>>> 3) But that long-term speed should be at or below the theoretical
>long-term rate, not above it.
>> Agreed, but in this case knowing the sync rate already defines that
> I fully agree, but for ADSL the sync rate also contains a lot of
>encapsulation, so the maximum achievable TCP rate is at best ~90% of
>link rate. Note for cerowrt’s SQM system the link rate is exactly the
>right number to start out with at that system can take the
>encapsulation into account. But even then it is somewhat unintuitive to
>deduce the expected good-put from the link rate.
>>> Two experiments for you to try:
>>> a) What does betterspeedtest.sh show? (It's in the latest CeroWrt,
>in /usr/lib/CeroWrtScripts, or get it from github:
>>> b) What does www.speedtest.net show?
>>> I will add your question (about the inaccuracy) to the note that I
>want to send out to speedof.me this weekend. I will also ask that they
>include min/max latency measurements to their test, and an option to
>send for > 10 seconds to minimize any effect of PowerBoost…
> I think they do already, at least for the download bandwidth; they
>start with 128Kb and keep doubling the file size until a file takes
>longer than 8 seconds to transfer, they only claim to report the
>numbers from that last transferred file, so worst case with a stable
>link and a bandwidth > 16kbps ;), it has taken at least 12 seconds (4
>plus 8) of measuring before the end of the plot, so the bandwidth of at
>least the last half of the download plot should be representative even
>assuming power boost. Caveat, I assume that power boost will not be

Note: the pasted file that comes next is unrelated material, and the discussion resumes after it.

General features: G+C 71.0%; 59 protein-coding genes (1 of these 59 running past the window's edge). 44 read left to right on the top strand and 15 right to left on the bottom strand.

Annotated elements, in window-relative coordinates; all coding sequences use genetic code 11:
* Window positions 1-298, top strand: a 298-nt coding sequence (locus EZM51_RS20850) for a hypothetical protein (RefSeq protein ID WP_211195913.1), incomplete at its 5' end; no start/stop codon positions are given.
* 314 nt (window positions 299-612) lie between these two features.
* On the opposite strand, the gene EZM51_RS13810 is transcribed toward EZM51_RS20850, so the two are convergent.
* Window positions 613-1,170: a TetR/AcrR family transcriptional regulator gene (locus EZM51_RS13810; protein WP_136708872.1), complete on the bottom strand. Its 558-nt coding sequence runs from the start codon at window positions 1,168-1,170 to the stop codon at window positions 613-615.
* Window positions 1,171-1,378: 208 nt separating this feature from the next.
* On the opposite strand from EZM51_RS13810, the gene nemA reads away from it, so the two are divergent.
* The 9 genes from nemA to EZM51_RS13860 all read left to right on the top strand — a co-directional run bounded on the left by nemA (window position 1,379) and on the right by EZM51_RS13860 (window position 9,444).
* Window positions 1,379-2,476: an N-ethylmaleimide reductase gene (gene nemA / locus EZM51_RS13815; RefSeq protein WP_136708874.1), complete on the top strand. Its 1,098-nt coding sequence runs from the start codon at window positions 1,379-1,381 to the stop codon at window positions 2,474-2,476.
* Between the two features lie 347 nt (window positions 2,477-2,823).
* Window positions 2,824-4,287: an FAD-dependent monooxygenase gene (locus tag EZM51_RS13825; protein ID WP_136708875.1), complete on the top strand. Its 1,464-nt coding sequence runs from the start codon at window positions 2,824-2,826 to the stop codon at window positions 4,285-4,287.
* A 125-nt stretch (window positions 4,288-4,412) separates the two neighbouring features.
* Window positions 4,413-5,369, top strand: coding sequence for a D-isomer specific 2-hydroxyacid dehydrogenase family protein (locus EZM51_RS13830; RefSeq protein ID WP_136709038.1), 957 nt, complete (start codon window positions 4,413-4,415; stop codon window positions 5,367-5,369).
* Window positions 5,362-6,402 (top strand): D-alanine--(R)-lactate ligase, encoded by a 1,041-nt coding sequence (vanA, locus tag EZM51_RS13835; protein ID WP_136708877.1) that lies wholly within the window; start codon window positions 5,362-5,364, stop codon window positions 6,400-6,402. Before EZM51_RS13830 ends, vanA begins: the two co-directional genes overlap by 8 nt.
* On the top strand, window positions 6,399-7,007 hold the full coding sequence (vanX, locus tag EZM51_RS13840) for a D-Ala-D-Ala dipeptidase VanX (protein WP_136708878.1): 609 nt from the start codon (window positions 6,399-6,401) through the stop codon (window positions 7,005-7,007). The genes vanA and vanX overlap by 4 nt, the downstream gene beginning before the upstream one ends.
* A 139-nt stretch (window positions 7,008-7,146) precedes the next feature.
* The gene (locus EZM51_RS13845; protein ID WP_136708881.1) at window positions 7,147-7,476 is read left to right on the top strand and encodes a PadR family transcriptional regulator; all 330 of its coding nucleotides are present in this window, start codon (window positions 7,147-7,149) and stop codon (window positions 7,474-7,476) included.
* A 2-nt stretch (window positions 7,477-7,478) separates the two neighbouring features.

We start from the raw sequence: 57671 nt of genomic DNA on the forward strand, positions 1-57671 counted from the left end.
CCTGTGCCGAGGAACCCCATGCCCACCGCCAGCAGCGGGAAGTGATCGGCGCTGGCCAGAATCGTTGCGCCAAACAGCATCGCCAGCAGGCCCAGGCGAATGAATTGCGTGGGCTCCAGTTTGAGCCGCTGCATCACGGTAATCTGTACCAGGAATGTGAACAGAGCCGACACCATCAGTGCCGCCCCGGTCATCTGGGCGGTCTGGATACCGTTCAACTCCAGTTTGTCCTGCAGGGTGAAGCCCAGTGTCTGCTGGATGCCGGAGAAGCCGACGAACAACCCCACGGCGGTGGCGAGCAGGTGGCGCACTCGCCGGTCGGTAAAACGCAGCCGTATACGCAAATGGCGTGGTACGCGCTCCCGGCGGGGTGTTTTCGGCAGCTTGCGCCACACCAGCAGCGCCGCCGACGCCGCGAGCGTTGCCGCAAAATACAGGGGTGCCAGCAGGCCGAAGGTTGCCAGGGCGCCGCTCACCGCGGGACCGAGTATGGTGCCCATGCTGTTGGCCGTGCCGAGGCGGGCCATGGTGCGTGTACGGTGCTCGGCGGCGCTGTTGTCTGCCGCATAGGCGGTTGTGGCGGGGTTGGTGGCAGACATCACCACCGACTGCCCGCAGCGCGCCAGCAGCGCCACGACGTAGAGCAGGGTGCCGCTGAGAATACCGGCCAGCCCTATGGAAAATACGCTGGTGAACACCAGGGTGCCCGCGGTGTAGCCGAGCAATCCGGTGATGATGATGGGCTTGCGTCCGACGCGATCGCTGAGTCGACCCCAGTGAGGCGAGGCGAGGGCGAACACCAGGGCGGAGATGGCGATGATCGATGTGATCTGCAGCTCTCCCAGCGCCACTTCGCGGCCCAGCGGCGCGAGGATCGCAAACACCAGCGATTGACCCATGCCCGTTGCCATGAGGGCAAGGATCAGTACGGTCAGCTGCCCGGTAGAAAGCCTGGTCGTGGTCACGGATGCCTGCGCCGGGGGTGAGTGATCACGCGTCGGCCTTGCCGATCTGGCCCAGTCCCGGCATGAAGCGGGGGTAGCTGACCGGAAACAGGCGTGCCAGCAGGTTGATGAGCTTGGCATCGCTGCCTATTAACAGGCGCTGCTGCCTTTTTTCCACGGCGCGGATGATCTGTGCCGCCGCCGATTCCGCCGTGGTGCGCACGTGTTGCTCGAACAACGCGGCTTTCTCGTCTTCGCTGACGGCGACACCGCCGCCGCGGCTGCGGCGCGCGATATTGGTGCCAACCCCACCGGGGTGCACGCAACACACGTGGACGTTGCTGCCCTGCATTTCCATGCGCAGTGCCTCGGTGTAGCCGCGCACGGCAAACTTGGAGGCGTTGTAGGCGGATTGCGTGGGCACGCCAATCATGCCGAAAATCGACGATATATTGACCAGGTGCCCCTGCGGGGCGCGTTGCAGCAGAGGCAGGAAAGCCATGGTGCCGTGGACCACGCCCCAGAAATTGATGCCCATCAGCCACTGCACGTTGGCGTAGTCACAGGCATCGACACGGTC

>reset by the transient lack of data transfer between the differently
>sized files (but since it should involve the same IPs and port# why
>should power boost reset itself?).
>>> Best regards,
>>> On Jul 25, 2014, at 5:10 AM, Neil Davies <neil.davies at pnsol.com>
>>>> You may want to check how accurate they are to start.
>>>> I just ran a “speed test” on my line (which I have complete control
>and visibility over the various network elements) and it reports an
>average “speed” (in the up direction) that is in excess of the capacity
>of the line, it reports the maximum rate at nearly twice the best
>possible rate of the ADSL connection.
>>>> Doesn’t matter how pretty it is, if its not accurate it is of no
>use. This is rather ironic as the web site claims it is the “smartest
>and most accurate”!
>>>> PS pretty clear to me what mistake they’ve made in the measurement
>process - its to do with incorrect inference and hence missing the
>>>> On 20 Jul 2014, at 14:19, Rich Brown <richb.hanover at gmail.com>
>>>>> Doc Searls
>mentioned in passing that he uses a new speed test website. I checked
>it out, and it was very cool…
>>>>> www.speedof.me is an all-HTML5 website that seems to make accurate
>measurements of the up and download speeds of your internet connection.
>It’s also very attractive, and the real-time plots of the speed show
>interesting info. (screen shot at:
>>>>> Now if we could get them to a) allow longer/bigger tests to
>circumvent PowerBoost, and b) include a latency measurement so people
>could point out their bufferbloated equipment.
>>>>> I'm going to send them a note. Anything else I should add?
>>>>> Bloat mailing list
>>>>> Bloat at lists.bufferbloat.net
>> Bloat mailing list
>> Bloat at lists.bufferbloat.net
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>Cerowrt-devel at lists.bufferbloat.net
-- Sent from my Android device with K-@ Mail. Please excuse my brevity.